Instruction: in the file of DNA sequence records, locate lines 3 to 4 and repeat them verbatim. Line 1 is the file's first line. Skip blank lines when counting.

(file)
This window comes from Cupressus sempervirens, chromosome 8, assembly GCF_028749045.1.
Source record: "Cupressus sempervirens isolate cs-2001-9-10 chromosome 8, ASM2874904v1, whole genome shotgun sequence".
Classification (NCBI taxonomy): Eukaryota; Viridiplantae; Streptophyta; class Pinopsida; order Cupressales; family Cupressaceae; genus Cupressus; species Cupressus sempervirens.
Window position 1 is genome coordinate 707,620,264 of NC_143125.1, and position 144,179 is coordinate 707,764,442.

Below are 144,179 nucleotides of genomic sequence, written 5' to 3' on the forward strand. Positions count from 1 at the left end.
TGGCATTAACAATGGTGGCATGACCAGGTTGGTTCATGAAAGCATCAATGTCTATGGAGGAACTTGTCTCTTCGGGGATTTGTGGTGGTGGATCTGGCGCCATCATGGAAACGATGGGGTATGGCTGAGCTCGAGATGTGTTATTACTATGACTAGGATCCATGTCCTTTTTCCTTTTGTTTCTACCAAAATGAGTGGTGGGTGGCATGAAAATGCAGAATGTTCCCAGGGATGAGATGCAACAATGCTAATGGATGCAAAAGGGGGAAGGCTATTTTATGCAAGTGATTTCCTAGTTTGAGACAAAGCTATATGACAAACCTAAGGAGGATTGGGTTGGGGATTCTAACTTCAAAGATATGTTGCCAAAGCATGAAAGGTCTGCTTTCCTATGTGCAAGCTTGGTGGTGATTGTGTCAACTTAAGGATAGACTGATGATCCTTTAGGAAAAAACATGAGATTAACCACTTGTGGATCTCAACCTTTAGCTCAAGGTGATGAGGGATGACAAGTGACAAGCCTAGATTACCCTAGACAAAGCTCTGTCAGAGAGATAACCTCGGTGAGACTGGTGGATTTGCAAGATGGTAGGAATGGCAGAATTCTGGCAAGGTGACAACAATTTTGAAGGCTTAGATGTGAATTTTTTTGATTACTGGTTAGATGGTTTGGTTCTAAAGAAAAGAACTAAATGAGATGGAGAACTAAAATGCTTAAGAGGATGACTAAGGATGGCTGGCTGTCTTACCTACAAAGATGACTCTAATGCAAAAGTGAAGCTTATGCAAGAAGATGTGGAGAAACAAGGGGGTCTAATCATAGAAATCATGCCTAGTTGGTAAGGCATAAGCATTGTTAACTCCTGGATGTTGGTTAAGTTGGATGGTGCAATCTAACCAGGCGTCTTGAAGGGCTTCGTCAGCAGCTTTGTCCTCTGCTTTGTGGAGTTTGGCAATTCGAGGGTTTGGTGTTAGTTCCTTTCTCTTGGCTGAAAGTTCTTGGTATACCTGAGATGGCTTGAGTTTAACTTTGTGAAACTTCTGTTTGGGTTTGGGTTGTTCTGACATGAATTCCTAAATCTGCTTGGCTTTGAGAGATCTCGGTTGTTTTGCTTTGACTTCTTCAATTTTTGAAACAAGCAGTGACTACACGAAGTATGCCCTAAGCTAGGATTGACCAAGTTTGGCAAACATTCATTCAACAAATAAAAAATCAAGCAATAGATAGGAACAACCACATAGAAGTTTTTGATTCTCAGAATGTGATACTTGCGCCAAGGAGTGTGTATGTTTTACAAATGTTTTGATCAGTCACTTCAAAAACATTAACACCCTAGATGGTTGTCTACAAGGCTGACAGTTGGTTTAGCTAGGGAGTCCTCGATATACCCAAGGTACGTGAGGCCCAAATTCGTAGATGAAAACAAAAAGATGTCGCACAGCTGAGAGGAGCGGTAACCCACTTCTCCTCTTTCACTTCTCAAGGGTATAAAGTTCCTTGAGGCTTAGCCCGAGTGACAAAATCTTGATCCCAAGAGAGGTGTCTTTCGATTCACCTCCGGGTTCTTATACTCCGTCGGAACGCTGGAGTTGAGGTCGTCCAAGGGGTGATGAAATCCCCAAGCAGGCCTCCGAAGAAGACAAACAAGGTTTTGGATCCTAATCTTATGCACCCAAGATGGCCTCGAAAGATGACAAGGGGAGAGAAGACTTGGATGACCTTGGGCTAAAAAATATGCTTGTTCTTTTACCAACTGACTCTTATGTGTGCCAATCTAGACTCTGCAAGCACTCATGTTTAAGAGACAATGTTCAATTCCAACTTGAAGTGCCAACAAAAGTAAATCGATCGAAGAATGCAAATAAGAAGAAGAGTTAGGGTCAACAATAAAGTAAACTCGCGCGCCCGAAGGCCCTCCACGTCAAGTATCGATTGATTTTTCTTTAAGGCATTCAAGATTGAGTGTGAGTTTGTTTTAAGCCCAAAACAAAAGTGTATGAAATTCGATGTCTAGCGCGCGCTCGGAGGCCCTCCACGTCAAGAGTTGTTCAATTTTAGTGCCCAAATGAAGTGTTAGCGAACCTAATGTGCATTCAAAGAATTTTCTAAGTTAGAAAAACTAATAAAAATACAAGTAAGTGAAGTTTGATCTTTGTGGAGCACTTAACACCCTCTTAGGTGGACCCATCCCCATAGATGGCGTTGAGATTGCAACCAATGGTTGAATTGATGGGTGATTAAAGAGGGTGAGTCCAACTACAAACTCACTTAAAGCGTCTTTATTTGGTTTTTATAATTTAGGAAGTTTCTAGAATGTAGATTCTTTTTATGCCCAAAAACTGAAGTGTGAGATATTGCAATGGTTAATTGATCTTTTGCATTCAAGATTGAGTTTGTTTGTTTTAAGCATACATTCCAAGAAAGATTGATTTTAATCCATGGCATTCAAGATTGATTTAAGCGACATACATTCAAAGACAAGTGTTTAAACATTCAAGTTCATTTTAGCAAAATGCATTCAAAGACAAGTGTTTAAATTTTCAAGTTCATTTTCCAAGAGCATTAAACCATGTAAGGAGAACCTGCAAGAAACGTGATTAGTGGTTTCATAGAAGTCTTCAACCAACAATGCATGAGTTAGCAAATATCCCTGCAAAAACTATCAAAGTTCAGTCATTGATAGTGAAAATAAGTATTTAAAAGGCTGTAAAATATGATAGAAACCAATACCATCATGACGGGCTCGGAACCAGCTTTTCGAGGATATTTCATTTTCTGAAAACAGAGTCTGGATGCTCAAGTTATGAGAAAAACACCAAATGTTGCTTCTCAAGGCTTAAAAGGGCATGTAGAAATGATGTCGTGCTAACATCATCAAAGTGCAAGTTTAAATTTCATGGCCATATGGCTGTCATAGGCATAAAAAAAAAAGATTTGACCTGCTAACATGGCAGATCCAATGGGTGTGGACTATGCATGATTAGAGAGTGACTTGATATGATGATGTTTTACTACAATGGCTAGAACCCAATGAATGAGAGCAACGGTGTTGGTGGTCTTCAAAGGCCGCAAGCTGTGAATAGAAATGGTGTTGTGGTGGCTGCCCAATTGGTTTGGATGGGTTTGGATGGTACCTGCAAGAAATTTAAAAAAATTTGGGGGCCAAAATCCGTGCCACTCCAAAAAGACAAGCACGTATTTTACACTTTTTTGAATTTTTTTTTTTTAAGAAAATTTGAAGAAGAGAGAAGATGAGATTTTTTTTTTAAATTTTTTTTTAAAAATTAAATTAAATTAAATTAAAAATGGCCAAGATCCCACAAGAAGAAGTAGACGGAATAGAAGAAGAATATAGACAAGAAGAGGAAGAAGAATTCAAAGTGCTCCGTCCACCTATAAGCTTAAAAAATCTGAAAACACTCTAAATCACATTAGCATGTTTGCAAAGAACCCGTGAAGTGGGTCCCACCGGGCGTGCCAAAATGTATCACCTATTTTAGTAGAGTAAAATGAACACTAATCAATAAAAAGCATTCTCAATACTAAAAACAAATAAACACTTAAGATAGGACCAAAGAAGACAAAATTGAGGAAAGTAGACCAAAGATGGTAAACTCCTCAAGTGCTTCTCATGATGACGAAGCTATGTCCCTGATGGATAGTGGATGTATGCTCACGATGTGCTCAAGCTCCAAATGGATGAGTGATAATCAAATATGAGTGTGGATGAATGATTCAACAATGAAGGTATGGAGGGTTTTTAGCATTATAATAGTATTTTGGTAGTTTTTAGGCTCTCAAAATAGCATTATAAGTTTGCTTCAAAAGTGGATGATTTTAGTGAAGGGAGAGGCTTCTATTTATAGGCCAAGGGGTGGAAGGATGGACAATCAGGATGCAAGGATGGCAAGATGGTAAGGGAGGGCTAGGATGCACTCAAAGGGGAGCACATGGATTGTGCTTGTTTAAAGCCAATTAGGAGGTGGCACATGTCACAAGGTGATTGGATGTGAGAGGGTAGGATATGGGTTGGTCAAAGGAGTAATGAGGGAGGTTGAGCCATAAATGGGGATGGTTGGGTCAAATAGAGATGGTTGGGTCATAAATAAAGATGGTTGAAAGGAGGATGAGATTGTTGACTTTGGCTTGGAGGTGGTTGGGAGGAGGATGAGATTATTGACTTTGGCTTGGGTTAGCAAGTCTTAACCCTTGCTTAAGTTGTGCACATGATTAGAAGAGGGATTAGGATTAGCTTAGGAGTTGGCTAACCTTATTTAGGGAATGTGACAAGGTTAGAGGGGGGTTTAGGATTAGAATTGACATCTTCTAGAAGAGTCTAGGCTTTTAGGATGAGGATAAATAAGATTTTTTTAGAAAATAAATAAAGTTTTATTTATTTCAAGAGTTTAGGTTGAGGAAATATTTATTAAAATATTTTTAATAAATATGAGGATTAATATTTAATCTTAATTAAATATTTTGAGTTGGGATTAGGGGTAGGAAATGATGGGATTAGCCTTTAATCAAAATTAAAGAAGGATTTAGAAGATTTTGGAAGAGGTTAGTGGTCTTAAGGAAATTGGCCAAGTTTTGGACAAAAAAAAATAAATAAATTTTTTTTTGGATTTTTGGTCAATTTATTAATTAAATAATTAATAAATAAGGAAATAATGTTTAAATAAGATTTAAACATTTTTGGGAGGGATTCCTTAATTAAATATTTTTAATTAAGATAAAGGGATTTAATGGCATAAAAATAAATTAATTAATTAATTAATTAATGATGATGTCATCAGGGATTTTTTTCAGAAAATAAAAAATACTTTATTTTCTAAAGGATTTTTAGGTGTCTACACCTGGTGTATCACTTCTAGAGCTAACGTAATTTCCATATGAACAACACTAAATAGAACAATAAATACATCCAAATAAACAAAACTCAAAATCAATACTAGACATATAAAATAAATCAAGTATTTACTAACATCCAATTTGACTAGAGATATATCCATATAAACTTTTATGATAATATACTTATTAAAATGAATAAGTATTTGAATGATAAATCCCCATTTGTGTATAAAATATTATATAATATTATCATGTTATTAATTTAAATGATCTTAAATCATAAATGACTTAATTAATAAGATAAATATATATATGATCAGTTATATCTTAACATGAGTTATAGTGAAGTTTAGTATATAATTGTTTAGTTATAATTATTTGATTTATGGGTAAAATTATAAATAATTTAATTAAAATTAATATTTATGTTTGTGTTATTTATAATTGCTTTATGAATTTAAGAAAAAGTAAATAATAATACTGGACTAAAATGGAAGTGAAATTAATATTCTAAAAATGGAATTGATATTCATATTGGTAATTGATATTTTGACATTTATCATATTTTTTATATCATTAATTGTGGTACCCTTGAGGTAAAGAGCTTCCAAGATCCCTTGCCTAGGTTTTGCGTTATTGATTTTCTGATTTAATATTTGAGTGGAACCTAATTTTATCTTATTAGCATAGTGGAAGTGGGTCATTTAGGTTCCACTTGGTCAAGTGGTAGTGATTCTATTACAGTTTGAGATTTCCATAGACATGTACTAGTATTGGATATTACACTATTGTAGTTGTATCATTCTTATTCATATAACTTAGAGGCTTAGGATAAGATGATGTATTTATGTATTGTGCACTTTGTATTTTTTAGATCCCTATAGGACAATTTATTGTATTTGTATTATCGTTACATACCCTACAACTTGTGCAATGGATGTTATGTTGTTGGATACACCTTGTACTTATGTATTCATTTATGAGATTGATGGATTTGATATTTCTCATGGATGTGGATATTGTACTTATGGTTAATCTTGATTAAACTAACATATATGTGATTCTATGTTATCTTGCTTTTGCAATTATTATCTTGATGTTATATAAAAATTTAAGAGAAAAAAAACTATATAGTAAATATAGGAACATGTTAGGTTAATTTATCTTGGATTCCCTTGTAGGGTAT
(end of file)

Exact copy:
Classification (NCBI taxonomy): Eukaryota; Viridiplantae; Streptophyta; class Pinopsida; order Cupressales; family Cupressaceae; genus Cupressus; species Cupressus sempervirens.
Window position 1 is genome coordinate 707,620,264 of NC_143125.1, and position 144,179 is coordinate 707,764,442.